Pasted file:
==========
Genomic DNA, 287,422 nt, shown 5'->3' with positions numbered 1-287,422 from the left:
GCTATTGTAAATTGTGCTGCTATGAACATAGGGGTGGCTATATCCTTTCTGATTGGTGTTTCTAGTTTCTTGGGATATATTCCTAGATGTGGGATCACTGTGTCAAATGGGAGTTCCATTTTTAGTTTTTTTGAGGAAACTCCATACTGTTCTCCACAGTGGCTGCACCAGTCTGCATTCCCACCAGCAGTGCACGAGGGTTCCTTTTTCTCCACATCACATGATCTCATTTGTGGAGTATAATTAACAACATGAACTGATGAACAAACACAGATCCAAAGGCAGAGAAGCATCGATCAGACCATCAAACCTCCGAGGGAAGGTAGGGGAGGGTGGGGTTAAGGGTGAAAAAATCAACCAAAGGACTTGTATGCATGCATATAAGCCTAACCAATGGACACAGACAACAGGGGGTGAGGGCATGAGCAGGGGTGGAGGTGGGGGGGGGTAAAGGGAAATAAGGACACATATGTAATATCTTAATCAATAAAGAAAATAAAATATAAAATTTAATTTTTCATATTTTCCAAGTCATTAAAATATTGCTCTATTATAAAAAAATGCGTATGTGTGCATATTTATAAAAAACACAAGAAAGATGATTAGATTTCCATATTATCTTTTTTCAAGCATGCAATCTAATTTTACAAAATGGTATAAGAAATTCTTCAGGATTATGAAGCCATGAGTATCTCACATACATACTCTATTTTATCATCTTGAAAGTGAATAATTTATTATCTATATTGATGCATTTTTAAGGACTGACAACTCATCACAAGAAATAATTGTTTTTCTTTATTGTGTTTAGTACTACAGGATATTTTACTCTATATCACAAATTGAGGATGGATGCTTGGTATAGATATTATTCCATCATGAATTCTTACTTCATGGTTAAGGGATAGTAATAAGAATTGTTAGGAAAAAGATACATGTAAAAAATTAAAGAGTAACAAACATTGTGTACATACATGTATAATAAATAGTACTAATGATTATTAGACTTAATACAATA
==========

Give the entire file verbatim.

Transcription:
Genomic DNA, 287,422 nt, shown 5'->3' with positions numbered 1-287,422 from the left:
GCTATTGTAAATTGTGCTGCTATGAACATAGGGGTGGCTATATCCTTTCTGATTGGTGTTTCTAGTTTCTTGGGATATATTCCTAGATGTGGGATCACTGTGTCAAATGGGAGTTCCATTTTTAGTTTTTTTGAGGAAACTCCATACTGTTCTCCACAGTGGCTGCACCAGTCTGCATTCCCACCAGCAGTGCACGAGGGTTCCTTTTTCTCCACATCACATGATCTCATTTGTGGAGTATAATTAACAACATGAACTGATGAACAAACACAGATCCAAAGGCAGAGAAGCATCGATCAGACCATCAAACCTCCGAGGGAAGGTAGGGGAGGGTGGGGTTAAGGGTGAAAAAATCAACCAAAGGACTTGTATGCATGCATATAAGCCTAACCAATGGACACAGACAACAGGGGGTGAGGGCATGAGCAGGGGTGGAGGTGGGGGGGGGTAAAGGGAAATAAGGACACATATGTAATATCTTAATCAATAAAGAAAATAAAATATAAAATTTAATTTTTCATATTTTCCAAGTCATTAAAATATTGCTCTATTATAAAAAAATGCGTATGTGTGCATATTTATAAAAAACACAAGAAAGATGATTAGATTTCCATATTATCTTTTTTCAAGCATGCAATCTAATTTTACAAAATGGTATAAGAAATTCTTCAGGATTATGAAGCCATGAGTATCTCACATACATACTCTATTTTATCATCTTGAAAGTGAATAATTTATTATCTATATTGATGCATTTTTAAGGACTGACAACTCATCACAAGAAATAATTGTTTTTCTTTATTGTGTTTAGTACTACAGGATATTTTACTCTATATCACAAATTGAGGATGGATGCTTGGTATAGATATTATTCCATCATGAATTCTTACTTCATGGTTAAGGGATAGTAATAAGAATTGTTAGGAAAAAGATACATGTAAAAAATTAAAGAGTAACAAACATTGTGTACATACATGTATAATAAATAGTACTAATGATTATTAGACTTAATACAATA